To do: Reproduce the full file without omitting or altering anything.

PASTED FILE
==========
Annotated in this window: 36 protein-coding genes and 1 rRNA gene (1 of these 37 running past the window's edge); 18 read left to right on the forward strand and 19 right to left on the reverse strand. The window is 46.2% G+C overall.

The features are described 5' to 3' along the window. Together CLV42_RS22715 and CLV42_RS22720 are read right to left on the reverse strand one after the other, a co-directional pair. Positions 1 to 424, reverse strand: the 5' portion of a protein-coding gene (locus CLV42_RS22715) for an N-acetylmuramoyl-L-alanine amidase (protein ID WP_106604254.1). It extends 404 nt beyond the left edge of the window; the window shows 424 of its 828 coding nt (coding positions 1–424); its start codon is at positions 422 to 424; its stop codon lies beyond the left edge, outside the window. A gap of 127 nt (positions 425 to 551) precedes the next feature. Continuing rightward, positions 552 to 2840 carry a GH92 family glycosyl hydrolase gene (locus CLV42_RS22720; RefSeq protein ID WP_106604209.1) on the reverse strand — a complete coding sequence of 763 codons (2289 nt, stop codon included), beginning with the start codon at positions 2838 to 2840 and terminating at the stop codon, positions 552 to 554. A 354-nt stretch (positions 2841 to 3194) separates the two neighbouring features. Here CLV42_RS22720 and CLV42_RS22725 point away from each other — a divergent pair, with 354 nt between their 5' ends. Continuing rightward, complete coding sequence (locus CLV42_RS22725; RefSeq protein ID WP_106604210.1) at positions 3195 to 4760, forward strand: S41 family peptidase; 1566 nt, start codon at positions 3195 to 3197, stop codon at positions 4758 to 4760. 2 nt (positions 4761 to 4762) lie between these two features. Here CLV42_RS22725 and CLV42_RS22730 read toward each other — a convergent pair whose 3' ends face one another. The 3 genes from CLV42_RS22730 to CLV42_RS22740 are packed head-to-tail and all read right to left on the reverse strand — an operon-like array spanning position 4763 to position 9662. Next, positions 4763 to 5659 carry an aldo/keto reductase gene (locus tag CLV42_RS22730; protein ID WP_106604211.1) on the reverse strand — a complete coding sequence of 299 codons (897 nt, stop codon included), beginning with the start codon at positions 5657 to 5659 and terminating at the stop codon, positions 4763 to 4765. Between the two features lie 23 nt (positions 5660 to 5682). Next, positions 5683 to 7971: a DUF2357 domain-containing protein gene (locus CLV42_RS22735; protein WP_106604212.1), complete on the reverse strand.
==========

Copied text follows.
Annotated in this window: 36 protein-coding genes and 1 rRNA gene (1 of these 37 running past the window's edge); 18 read left to right on the forward strand and 19 right to left on the reverse strand. The window is 46.2% G+C overall.

The features are described 5' to 3' along the window. Together CLV42_RS22715 and CLV42_RS22720 are read right to left on the reverse strand one after the other, a co-directional pair. Positions 1 to 424, reverse strand: the 5' portion of a protein-coding gene (locus CLV42_RS22715) for an N-acetylmuramoyl-L-alanine amidase (protein ID WP_106604254.1). It extends 404 nt beyond the left edge of the window; the window shows 424 of its 828 coding nt (coding positions 1–424); its start codon is at positions 422 to 424; its stop codon lies beyond the left edge, outside the window. A gap of 127 nt (positions 425 to 551) precedes the next feature. Continuing rightward, positions 552 to 2840 carry a GH92 family glycosyl hydrolase gene (locus CLV42_RS22720; RefSeq protein ID WP_106604209.1) on the reverse strand — a complete coding sequence of 763 codons (2289 nt, stop codon included), beginning with the start codon at positions 2838 to 2840 and terminating at the stop codon, positions 552 to 554. A 354-nt stretch (positions 2841 to 3194) separates the two neighbouring features. Here CLV42_RS22720 and CLV42_RS22725 point away from each other — a divergent pair, with 354 nt between their 5' ends. Continuing rightward, complete coding sequence (locus CLV42_RS22725; RefSeq protein ID WP_106604210.1) at positions 3195 to 4760, forward strand: S41 family peptidase; 1566 nt, start codon at positions 3195 to 3197, stop codon at positions 4758 to 4760. 2 nt (positions 4761 to 4762) lie between these two features. Here CLV42_RS22725 and CLV42_RS22730 read toward each other — a convergent pair whose 3' ends face one another. The 3 genes from CLV42_RS22730 to CLV42_RS22740 are packed head-to-tail and all read right to left on the reverse strand — an operon-like array spanning position 4763 to position 9662. Next, positions 4763 to 5659 carry an aldo/keto reductase gene (locus tag CLV42_RS22730; protein ID WP_106604211.1) on the reverse strand — a complete coding sequence of 299 codons (897 nt, stop codon included), beginning with the start codon at positions 5657 to 5659 and terminating at the stop codon, positions 4763 to 4765. Between the two features lie 23 nt (positions 5660 to 5682). Next, positions 5683 to 7971: a DUF2357 domain-containing protein gene (locus CLV42_RS22735; protein WP_106604212.1), complete on the reverse strand.